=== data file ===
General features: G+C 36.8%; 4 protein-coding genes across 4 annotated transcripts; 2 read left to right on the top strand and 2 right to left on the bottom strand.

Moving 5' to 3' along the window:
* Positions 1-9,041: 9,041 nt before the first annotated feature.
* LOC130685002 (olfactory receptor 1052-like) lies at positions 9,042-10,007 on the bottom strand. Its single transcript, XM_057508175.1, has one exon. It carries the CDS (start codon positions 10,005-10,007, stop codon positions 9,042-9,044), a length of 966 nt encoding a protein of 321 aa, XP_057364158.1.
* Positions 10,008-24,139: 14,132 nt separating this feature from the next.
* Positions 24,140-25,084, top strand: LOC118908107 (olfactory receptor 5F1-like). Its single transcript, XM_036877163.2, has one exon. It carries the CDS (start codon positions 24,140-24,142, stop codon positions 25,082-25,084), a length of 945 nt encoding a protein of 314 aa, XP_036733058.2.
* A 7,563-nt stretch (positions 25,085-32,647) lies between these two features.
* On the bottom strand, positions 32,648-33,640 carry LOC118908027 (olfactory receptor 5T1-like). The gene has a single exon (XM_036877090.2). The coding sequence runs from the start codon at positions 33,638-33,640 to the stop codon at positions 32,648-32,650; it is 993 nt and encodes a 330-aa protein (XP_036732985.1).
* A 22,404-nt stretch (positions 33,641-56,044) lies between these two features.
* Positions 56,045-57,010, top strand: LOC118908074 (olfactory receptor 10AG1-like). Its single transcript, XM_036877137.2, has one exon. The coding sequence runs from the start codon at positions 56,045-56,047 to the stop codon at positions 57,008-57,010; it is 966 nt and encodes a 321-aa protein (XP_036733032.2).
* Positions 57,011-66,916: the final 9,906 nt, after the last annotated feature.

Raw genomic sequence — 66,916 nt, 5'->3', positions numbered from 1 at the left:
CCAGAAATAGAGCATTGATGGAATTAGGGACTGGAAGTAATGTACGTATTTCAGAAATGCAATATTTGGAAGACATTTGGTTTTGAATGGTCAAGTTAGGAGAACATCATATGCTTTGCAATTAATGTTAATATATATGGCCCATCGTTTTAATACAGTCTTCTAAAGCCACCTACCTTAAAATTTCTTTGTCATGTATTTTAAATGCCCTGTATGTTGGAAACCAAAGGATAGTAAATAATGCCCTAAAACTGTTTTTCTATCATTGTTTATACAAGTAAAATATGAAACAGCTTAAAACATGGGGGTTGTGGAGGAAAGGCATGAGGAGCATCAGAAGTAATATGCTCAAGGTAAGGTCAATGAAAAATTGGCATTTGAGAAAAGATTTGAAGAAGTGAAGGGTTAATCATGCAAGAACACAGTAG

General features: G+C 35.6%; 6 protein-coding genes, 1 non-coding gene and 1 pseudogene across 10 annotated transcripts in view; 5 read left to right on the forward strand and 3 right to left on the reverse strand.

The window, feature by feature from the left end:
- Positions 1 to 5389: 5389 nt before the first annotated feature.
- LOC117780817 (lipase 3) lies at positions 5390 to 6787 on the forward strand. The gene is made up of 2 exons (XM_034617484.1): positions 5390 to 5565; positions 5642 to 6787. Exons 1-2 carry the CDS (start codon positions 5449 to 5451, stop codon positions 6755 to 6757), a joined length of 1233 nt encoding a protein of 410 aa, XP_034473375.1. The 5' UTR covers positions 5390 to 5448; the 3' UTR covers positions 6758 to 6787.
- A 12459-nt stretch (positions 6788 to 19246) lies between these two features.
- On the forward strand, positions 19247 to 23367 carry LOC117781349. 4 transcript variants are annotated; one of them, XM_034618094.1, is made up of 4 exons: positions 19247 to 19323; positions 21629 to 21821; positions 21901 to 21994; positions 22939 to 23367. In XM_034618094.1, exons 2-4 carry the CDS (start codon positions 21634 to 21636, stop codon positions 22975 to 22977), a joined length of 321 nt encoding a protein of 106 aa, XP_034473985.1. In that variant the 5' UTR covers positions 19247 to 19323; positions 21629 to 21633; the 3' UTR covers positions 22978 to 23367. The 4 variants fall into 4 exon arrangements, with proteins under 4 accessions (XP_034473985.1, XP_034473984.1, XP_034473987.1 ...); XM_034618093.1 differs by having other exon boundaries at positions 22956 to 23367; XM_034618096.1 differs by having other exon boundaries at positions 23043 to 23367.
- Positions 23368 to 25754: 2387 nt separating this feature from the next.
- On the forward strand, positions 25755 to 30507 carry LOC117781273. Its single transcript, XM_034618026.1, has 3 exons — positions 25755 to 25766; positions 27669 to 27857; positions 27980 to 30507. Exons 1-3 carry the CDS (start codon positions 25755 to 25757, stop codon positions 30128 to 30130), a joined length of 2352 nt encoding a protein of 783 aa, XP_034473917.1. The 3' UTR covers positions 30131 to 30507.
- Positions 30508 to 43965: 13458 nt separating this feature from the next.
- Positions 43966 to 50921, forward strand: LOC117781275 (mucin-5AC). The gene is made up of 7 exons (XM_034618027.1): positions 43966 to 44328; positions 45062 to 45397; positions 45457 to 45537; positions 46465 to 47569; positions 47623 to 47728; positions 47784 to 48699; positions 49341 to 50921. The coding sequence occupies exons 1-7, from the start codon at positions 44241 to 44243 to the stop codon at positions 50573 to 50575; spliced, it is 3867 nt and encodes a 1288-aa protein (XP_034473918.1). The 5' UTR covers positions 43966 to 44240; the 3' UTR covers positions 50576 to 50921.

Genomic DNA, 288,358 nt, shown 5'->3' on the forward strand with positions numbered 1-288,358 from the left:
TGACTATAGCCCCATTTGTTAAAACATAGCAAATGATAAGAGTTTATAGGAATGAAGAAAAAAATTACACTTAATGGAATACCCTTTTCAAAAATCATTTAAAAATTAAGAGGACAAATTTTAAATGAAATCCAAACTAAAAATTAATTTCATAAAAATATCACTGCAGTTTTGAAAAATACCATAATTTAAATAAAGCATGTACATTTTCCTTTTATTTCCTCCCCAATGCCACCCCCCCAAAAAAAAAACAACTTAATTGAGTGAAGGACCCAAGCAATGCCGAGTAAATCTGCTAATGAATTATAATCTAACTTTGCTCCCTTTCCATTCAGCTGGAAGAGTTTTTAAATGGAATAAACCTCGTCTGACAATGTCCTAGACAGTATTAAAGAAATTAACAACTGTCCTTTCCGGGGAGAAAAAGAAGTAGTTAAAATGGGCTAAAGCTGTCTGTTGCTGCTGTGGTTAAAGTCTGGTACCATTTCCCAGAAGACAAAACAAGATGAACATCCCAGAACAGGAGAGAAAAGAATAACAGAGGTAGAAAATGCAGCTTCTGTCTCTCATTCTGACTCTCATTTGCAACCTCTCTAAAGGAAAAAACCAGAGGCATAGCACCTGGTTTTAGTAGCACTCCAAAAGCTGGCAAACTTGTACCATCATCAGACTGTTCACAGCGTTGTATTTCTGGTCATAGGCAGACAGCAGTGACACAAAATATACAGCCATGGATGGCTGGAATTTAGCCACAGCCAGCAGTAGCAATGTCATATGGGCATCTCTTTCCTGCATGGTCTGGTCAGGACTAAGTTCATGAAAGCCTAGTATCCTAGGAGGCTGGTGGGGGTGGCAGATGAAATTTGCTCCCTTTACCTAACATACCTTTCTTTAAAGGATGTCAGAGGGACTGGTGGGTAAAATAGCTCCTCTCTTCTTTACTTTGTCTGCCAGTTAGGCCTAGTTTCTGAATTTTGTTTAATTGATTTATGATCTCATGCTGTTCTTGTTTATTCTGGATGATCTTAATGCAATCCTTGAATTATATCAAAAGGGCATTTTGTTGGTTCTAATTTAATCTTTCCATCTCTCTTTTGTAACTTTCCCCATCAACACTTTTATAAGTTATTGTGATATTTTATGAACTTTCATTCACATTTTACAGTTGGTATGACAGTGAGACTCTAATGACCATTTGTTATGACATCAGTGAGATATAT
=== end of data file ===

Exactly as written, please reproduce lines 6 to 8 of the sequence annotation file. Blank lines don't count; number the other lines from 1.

* Positions 24,140-25,084, top strand: LOC118908107 (olfactory receptor 5F1-like). Its single transcript, XM_036877163.2, has one exon. It carries the CDS (start codon positions 24,140-24,142, stop codon positions 25,082-25,084), a length of 945 nt encoding a protein of 314 aa, XP_036733058.2.
* A 7,563-nt stretch (positions 25,085-32,647) lies between these two features.
* On the bottom strand, positions 32,648-33,640 carry LOC118908027 (olfactory receptor 5T1-like). The gene has a single exon (XM_036877090.2). The coding sequence runs from the start codon at positions 33,638-33,640 to the stop codon at positions 32,648-32,650; it is 993 nt and encodes a 330-aa protein (XP_036732985.1).